Last November, the Texas State Board for Educator Certification (SBEC), on which I was appointed to serve by Governor Rick Perry, narrowly approved a very controversial rule authorizing probationary certification to aspiring teachers who want to be licensed to teach using an alternative to the traditional certification route, typically through the colleges of education. Recently, the State Board of Education (SBOE), in effect, ratified the new rule by failing to veto it. There is nothing particularly revolutionary about this new rule; in fact, there are over sixty so-called alternative certification programs in Texas, and approximately 25% of the new teachers licensed in the state last year used an alternative route. What is deemed by its opponents as so radical about this new route, and what made it so controversial, is the fact that, unlike the other alternatives, it circumvents the traditional “gatekeepers” to the profession—the state education bureaucracy and the colleges of education–and gives the school district superintendents the flexibility and discretion to manage their human resources by determining who is qualified to teach in the classrooms under their jurisdiction.There has been much confusion and misrepresentation in reporting about the new rule itself. Basically, its provisions are as follows: If a prospective teacher who has a baccalaureate or advanced degree in an academic major other than education passes the appropriate certification exams and background checks and is hired by a school district to teach in the subject area of preparation in grades 8-12, the candidate will be granted a probationary certificate for a maximum of two years, at the end of which time the school district decides, based on the teacher’s performance, whether or not to recommend the issuance of full standard certification. The school district must provide evidence that the teacher has been provided intensive support during the probationary period through mentoring and pre-service training.
When this concept was proposed (unsuccessfully) as legislation in both the 2001 and 2003 regular sessions, it seemed pretty reasonable to me, and I have consistently supported it. But from the loud protests of the various constituencies who have a vested interest in the status quo, one might have thought that it was the ruination of public education in general and the noble calling of the teaching profession in particular. At the public hearing conducted by our Board on the proposed rule, there was testimony from fifty witnesses, the large majority in opposition, primarily representing the teachers’ unions and advocacy groups, colleges of education, and assorted education activists. While much of the opposition came from groups to which this new alternative represents a healthy competitive threat, it is instructive to note that significant support for the new rule came from organizations representing school boards and school administrators and personnel directors, who are, after all, the primary customers of SBEC and the teacher preparation system.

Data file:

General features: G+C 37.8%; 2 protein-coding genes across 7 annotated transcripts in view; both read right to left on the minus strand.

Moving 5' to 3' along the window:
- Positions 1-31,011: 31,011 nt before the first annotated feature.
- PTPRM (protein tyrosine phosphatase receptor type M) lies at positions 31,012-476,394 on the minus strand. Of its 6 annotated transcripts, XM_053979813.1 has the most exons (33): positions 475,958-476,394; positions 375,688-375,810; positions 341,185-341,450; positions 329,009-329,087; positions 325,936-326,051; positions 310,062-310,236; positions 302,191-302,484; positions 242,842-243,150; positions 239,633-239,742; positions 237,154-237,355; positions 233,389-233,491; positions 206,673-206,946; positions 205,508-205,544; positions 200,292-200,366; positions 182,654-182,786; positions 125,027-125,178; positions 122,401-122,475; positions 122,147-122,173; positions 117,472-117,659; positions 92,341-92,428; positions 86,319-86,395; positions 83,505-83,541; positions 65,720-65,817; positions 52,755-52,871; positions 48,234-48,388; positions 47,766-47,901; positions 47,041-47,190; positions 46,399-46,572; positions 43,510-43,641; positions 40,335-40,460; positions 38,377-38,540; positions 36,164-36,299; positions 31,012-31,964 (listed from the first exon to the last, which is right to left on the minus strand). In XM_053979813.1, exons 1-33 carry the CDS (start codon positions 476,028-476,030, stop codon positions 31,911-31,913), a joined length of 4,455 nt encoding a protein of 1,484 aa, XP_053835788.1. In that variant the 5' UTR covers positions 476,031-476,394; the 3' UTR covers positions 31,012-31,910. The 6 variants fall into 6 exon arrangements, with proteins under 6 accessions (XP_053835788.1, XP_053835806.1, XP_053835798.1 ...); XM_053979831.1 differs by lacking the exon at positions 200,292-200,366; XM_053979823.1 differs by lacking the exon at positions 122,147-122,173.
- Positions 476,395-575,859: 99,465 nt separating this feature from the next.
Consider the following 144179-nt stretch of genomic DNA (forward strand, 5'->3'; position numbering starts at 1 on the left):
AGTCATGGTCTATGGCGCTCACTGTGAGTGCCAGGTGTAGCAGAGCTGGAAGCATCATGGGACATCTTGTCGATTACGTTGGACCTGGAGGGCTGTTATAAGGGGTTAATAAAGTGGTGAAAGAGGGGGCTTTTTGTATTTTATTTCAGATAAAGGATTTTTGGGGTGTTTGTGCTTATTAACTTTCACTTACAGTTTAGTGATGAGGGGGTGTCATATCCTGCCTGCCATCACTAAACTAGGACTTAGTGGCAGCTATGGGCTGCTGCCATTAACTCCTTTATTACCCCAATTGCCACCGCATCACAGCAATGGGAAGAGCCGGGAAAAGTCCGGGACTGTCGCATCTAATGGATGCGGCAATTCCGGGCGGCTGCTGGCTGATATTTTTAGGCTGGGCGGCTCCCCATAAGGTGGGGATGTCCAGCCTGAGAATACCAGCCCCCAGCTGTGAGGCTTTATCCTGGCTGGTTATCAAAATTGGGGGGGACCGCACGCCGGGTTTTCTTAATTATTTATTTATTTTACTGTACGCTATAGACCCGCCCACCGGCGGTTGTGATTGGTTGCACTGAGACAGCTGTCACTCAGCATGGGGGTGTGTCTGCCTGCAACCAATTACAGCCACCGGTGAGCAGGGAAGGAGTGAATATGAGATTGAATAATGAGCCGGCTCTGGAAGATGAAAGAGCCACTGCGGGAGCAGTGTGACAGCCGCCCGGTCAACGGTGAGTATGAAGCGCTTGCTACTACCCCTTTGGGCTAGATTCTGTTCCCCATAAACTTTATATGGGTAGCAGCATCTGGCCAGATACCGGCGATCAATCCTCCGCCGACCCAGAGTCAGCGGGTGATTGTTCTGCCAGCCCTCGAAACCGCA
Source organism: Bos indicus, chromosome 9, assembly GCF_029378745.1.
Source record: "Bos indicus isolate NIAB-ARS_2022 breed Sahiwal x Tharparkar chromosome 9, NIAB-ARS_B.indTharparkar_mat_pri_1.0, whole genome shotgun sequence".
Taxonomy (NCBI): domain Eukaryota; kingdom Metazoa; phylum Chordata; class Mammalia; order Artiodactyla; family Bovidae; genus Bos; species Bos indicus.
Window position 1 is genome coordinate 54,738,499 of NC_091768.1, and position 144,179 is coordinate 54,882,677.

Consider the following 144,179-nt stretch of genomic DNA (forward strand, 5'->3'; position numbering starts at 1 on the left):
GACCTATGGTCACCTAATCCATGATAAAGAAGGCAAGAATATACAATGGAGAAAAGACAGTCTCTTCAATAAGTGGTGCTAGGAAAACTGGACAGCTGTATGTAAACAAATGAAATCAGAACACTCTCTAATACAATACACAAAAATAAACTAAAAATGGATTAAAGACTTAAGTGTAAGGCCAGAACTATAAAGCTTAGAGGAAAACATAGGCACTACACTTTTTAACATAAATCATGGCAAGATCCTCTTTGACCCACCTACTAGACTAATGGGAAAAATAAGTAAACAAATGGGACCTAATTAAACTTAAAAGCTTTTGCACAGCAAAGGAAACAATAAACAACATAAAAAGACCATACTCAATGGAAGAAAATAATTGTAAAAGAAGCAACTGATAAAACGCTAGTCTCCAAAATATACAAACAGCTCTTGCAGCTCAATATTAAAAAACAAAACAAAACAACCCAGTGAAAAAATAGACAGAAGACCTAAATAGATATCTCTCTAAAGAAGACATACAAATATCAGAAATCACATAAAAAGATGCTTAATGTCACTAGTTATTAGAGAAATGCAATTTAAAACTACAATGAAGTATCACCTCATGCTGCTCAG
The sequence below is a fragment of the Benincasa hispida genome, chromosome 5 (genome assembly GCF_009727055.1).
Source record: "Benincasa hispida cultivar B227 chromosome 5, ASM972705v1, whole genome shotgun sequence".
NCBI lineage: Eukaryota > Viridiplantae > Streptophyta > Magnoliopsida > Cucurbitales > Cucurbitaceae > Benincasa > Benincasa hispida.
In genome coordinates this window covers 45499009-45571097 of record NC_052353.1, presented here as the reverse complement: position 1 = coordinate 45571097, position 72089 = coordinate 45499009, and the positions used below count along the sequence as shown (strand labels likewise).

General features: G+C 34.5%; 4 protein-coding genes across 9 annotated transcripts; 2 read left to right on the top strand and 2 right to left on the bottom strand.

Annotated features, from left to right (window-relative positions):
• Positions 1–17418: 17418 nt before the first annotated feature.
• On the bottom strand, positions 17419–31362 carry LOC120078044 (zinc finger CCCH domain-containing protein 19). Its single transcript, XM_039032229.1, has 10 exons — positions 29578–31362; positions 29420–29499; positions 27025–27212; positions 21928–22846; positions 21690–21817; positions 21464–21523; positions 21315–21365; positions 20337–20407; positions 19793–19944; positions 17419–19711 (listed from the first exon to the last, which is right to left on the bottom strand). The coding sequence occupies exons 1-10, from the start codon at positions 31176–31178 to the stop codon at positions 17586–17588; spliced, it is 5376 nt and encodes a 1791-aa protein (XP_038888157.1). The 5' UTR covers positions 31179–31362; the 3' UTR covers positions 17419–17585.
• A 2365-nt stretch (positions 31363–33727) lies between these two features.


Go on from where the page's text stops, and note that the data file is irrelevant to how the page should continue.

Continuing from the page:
In the final analysis, I believe that public policy in teacher preparation should be guided by several priorities as follows, all of which should have as their primary objective the advancement of Texas student achievement:
*We should fully define “highly qualified teacher” for Texas not just in regulatory terms, but in terms of the qualities and performance that are expected, which will necessitate a re-evaluation of the strategic policy document, “Learner-Centered Schools for Texas: A Vision of Texas Educators”, adopted in 1997, as well as the transformation of educator employment terms from “contract” to “at will”, with enhanced compensation based on performance tied to student achievement.
*We should demand the transformation of educator preparation programs into customer-driven institutions by developing assessments of them that are grounded in output- and performance-based criteria, so that Texas becomes the model for value-added evaluation of such programs.
*We should emphasize regulatory rule making that allows for the maximum prudent flexibility for school district administrators to manage their human resources, and demand accountability for student achievement results.
It is my hope that this new rule will represent a truly new route to standard certification for many prospective teachers in Texas and a useful tool for districts to meet a portion of their personnel needs, and not be used simply as a “quick fix” for the widely reported teacher shortages, as some have suggested. To the extent that it is at variance with the existing top-down, compliance- and input-based system of certification governed by the traditional monopoly routes to teaching, it is a small step toward what some have called “competitive certification”, a concept I believe we should embrace and expand.